Bullying and Suicide Prevention in Wisconsin Communities

January 5, 2023 Posted by Jesse M. Ehrenfeld, MD, MPH


Note: This post discusses the topic of suicide, which may be distressing to some readers. If you are concerned about yourself of a loved one, contact the National Suicide Prevention Hotline at 988.

Bullying and suicide are harming too many young people in Wisconsin. Like many public health issues, these problems have an unequal impact on vulnerable populations in our state.

Thankfully, a number of community organizations are coordinating innovative approaches to deal with bullying and address mental health issues.

In an episode of Coffee Conversations with Scientists, Sara Kohlbeck, director of suicide prevention at Medical College of Wisconsin (MCW) and Dr. Staci Young, associate professor and director of the Center for Healthy Communities and Research, discuss bullying and suicide prevention in Wisconsin communities.

What Is Bullying?

Bullying is when someone intimidates someone else, physically, psychologically, or emotionally. There are different ways that it occurs, and it can happen in person or online. No matter where bullying happens, it instills fear and causes a number of negative reactions in the brain and body. 

Adults need to pay attention to signs of bullying and create environments where young people feel safe. We all need to take seriously a child’s discomfort when someone is teasing them, making fun of them, or being physical in ways that cause discomfort or harm.

The Consequences of Bullying

Data from the Centers for Disease Control (CDC) show that approximately 20 percent of middle and high school students have experienced bullying on school property. Remember: That’s just on school property. These days, bullying can take place outside of school, online, and on social media as well. Because of the stigma and fear of reporting bullying, it is likely that bullying is more common than these numbers show.

There are mental and physical health issues associated with bullying. For example, bullying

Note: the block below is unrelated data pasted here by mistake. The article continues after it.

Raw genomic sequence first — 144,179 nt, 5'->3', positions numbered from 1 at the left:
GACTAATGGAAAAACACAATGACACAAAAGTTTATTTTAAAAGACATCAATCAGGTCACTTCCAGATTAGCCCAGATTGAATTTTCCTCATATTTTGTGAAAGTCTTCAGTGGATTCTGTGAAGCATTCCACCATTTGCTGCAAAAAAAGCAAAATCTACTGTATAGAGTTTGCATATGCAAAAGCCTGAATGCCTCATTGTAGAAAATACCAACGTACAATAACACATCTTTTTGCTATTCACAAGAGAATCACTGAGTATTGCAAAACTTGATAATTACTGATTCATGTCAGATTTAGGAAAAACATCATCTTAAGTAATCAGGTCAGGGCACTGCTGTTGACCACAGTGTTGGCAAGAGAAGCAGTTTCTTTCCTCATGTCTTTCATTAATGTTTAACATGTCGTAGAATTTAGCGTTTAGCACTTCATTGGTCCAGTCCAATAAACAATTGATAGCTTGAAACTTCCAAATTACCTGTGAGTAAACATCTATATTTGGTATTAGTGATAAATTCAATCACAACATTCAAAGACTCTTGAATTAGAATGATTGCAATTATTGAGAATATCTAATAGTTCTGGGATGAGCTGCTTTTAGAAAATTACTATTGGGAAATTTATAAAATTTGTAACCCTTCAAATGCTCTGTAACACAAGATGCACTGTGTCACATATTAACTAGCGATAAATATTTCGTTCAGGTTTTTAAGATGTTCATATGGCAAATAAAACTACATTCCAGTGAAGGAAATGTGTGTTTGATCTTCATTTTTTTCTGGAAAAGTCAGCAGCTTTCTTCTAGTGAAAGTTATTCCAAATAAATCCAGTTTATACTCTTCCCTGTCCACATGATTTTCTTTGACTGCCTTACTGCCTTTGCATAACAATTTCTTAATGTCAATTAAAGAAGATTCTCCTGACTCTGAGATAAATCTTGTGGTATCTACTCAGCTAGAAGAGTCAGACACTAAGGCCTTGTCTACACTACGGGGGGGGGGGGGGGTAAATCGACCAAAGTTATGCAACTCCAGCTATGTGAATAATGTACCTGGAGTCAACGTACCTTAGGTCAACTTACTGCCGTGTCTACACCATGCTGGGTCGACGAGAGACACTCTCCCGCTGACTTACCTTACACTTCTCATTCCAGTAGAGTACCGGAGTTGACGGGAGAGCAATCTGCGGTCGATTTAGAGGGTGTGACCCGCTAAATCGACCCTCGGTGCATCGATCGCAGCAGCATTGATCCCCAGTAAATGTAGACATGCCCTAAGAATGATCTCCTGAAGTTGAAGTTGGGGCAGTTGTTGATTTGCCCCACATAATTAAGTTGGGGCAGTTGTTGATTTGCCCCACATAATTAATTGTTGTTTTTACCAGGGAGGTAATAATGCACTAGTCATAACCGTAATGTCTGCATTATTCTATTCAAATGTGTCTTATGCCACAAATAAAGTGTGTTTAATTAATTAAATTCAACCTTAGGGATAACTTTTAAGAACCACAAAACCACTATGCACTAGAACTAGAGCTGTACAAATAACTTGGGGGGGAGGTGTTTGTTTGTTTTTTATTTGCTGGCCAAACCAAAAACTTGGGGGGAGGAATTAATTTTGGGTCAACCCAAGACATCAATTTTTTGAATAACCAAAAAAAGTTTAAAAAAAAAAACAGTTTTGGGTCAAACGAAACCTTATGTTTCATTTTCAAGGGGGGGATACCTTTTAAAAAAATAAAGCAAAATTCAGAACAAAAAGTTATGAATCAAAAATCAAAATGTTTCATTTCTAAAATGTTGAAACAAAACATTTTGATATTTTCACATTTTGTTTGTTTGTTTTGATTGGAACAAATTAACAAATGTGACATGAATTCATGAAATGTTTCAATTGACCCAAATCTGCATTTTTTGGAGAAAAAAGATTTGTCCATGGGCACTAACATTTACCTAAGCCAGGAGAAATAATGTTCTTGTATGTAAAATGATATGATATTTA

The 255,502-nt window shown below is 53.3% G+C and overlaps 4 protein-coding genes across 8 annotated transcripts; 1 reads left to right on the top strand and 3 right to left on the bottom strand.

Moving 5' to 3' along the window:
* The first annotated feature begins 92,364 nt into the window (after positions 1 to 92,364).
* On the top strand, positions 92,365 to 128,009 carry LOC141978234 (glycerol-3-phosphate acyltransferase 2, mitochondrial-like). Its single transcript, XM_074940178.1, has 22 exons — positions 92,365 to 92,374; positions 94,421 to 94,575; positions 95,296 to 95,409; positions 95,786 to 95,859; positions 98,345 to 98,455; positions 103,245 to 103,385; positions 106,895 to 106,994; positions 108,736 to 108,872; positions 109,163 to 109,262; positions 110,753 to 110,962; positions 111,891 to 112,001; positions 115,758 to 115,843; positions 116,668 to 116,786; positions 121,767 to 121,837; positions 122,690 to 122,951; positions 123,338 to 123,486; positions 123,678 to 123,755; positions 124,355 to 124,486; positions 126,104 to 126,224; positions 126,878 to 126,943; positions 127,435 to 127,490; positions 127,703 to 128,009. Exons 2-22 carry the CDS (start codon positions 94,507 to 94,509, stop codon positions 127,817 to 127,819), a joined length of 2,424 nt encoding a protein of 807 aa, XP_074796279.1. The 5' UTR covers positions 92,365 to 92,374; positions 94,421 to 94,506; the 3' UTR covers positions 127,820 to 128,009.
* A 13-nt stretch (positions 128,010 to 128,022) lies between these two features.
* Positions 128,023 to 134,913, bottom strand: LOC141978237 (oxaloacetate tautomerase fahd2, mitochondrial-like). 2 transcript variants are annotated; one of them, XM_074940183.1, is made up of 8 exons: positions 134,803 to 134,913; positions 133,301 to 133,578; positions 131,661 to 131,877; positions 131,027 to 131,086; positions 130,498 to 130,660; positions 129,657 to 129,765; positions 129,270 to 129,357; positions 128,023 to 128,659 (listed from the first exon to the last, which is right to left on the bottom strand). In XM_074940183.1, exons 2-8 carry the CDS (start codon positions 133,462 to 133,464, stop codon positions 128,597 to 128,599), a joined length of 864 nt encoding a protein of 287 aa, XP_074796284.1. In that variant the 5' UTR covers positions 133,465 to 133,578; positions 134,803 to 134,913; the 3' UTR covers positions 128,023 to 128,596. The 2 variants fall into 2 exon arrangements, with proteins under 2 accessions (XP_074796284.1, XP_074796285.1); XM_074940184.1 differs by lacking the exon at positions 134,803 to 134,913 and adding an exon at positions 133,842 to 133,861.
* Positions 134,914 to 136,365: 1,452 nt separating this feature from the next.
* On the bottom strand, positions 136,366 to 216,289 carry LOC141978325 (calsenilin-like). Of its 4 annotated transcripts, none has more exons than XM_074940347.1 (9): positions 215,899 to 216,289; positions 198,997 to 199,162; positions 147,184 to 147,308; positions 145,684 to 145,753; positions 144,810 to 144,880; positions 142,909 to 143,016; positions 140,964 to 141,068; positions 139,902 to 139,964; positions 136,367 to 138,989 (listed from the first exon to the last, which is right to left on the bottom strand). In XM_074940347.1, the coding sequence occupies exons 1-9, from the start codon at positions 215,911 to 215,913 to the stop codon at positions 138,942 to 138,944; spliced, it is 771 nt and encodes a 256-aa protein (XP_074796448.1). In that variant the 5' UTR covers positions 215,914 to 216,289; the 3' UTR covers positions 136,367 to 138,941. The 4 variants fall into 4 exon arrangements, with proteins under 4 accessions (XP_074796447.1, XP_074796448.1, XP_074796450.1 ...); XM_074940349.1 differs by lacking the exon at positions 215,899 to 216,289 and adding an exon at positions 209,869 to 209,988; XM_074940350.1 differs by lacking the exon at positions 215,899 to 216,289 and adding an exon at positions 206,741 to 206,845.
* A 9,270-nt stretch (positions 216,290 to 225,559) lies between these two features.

• Affects self-esteem as well as school functioning and adjustment — for both victims and perpetrators.

  • Increases the possibility of skipping classes or dropping out of school

  • Leads to decreases in grade point averages

  • May lead to misusing alcohol and other substances

  • May involve physical injuries

  • Can have effects that last beyond adolescence, causing problems with relationships, finances, or physical health

Bullying is a systemic problem that does not just affect perpetrators and victims; witnessing bullying of peers in a school environment can cause negative effects, too.

All of these issues are cause for concern. But bullying can also have serious and deadly consequences. Victims of bullying are prone to psychiatric disorders, with depression and anxiety being the most common mental health concerns. It can also lead to suicidal thoughts and behaviors.

What Can Adults Do?

It is important for young people to feel safe in reporting bullying and understanding that they are going to be protected by the adults in their lives. Adults and trusted caretakers can listen, support, and validate concerns about bullying. 

It is also important to connect young people experiencing bullying with support and resources at school or in their community. Many organizations in the community support youth mental health, and sometimes young people need a nudge in that direction to get the help they need.

Finally, we need to look at nurturing social connections for young people. One of the most powerful protective factors against suicidal thoughts and behaviors is having a trusted adult in one’s life.